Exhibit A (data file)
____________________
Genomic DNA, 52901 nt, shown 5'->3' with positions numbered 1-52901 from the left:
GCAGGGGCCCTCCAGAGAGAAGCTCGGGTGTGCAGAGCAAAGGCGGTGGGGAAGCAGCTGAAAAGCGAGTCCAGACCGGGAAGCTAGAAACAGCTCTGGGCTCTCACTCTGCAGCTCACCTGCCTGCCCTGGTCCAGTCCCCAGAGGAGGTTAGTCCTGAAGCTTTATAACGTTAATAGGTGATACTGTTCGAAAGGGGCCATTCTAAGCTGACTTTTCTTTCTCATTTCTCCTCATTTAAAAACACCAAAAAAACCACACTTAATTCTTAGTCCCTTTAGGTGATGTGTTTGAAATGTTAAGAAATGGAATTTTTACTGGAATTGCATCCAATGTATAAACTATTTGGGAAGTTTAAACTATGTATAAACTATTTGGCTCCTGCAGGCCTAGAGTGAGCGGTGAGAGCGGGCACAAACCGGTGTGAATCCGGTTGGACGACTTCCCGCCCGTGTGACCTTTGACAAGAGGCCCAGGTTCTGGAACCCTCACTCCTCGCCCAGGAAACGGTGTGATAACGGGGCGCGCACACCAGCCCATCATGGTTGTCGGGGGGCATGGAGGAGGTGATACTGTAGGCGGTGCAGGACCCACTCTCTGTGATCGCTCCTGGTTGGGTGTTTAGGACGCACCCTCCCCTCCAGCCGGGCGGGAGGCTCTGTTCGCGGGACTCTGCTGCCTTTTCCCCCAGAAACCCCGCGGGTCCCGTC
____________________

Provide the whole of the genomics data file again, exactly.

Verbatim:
Genomic DNA, 52901 nt, shown 5'->3' with positions numbered 1-52901 from the left:
GCAGGGGCCCTCCAGAGAGAAGCTCGGGTGTGCAGAGCAAAGGCGGTGGGGAAGCAGCTGAAAAGCGAGTCCAGACCGGGAAGCTAGAAACAGCTCTGGGCTCTCACTCTGCAGCTCACCTGCCTGCCCTGGTCCAGTCCCCAGAGGAGGTTAGTCCTGAAGCTTTATAACGTTAATAGGTGATACTGTTCGAAAGGGGCCATTCTAAGCTGACTTTTCTTTCTCATTTCTCCTCATTTAAAAACACCAAAAAAACCACACTTAATTCTTAGTCCCTTTAGGTGATGTGTTTGAAATGTTAAGAAATGGAATTTTTACTGGAATTGCATCCAATGTATAAACTATTTGGGAAGTTTAAACTATGTATAAACTATTTGGCTCCTGCAGGCCTAGAGTGAGCGGTGAGAGCGGGCACAAACCGGTGTGAATCCGGTTGGACGACTTCCCGCCCGTGTGACCTTTGACAAGAGGCCCAGGTTCTGGAACCCTCACTCCTCGCCCAGGAAACGGTGTGATAACGGGGCGCGCACACCAGCCCATCATGGTTGTCGGGGGGCATGGAGGAGGTGATACTGTAGGCGGTGCAGGACCCACTCTCTGTGATCGCTCCTGGTTGGGTGTTTAGGACGCACCCTCCCCTCCAGCCGGGCGGGAGGCTCTGTTCGCGGGACTCTGCTGCCTTTTCCCCCAGAAACCCCGCGGGTCCCGTC